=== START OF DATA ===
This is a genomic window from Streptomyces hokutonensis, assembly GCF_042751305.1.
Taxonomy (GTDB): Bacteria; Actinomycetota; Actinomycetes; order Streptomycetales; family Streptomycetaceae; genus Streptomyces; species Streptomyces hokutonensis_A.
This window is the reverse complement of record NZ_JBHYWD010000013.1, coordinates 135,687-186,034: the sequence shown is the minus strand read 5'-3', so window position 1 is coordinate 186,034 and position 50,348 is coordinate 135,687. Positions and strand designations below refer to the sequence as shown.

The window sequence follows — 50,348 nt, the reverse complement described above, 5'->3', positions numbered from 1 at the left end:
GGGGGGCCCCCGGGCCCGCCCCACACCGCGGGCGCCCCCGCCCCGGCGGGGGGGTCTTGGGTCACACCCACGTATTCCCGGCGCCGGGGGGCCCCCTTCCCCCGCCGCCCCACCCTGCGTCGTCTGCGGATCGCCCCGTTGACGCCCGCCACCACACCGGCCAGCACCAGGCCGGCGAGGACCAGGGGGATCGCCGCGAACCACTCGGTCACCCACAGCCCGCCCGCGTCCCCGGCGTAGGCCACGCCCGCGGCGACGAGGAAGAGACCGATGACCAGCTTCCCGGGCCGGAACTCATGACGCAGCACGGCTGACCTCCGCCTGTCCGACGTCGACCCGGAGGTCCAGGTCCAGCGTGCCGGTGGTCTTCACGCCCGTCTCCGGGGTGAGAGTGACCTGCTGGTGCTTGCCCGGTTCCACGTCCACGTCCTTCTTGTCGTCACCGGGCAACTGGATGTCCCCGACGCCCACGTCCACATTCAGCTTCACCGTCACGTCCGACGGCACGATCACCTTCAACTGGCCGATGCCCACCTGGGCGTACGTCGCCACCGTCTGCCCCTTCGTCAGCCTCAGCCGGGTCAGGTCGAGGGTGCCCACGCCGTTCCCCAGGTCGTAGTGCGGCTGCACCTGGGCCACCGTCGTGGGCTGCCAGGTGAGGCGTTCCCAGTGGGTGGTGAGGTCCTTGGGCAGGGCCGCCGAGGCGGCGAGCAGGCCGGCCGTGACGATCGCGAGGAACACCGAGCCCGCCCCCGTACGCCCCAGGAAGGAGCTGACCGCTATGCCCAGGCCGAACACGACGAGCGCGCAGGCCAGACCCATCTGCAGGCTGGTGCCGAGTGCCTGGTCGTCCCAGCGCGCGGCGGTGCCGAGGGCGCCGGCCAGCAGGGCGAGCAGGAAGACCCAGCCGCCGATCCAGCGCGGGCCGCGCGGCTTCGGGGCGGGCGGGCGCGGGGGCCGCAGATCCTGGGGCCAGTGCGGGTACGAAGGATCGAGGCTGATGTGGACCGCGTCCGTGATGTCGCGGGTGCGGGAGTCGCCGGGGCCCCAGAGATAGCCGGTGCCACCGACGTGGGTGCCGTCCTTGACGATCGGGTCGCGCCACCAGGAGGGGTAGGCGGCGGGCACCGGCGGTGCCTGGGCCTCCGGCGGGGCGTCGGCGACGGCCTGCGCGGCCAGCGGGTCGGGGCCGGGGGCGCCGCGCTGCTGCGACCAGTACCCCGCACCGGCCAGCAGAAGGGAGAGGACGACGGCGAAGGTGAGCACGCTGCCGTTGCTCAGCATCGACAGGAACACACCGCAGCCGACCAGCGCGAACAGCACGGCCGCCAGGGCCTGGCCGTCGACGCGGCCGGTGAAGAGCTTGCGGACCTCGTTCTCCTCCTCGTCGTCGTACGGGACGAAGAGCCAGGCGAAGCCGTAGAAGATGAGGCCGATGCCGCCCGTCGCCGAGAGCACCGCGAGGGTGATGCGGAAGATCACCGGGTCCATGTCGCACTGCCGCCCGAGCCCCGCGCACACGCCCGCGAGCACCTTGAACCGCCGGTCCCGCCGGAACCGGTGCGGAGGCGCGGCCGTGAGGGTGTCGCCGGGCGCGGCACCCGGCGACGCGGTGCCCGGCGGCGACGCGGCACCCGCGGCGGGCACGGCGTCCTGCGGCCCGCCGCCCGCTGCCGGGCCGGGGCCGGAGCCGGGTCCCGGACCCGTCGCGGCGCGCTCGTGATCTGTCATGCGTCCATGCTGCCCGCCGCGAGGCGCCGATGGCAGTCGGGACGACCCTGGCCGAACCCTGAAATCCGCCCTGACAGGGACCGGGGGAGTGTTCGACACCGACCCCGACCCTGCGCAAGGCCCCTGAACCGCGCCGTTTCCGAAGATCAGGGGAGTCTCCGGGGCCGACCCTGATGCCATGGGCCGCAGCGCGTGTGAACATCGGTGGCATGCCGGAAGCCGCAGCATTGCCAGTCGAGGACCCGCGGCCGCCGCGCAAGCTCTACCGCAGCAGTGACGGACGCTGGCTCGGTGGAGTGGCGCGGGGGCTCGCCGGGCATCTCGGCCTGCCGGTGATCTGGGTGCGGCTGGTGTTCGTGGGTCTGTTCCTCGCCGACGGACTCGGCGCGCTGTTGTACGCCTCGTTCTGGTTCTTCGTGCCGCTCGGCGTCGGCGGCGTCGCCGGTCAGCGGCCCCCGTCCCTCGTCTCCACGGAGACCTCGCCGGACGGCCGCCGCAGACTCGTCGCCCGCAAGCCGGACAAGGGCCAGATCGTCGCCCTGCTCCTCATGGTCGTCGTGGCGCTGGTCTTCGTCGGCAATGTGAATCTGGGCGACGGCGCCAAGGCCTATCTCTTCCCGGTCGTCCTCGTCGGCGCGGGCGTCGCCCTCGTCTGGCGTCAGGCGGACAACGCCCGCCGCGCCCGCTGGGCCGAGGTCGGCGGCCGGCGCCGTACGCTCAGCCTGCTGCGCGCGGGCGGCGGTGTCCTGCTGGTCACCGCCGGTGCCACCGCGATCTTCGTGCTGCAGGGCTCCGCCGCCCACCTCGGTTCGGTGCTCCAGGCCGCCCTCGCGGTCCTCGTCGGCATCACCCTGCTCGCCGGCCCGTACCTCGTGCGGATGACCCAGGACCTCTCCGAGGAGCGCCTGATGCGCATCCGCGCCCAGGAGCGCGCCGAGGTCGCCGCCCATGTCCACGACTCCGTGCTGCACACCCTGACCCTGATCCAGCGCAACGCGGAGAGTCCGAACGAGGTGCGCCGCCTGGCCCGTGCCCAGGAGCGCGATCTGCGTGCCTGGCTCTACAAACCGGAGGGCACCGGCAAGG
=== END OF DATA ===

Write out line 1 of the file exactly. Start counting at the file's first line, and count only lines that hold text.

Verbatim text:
This is a genomic window from Streptomyces hokutonensis, assembly GCF_042751305.1.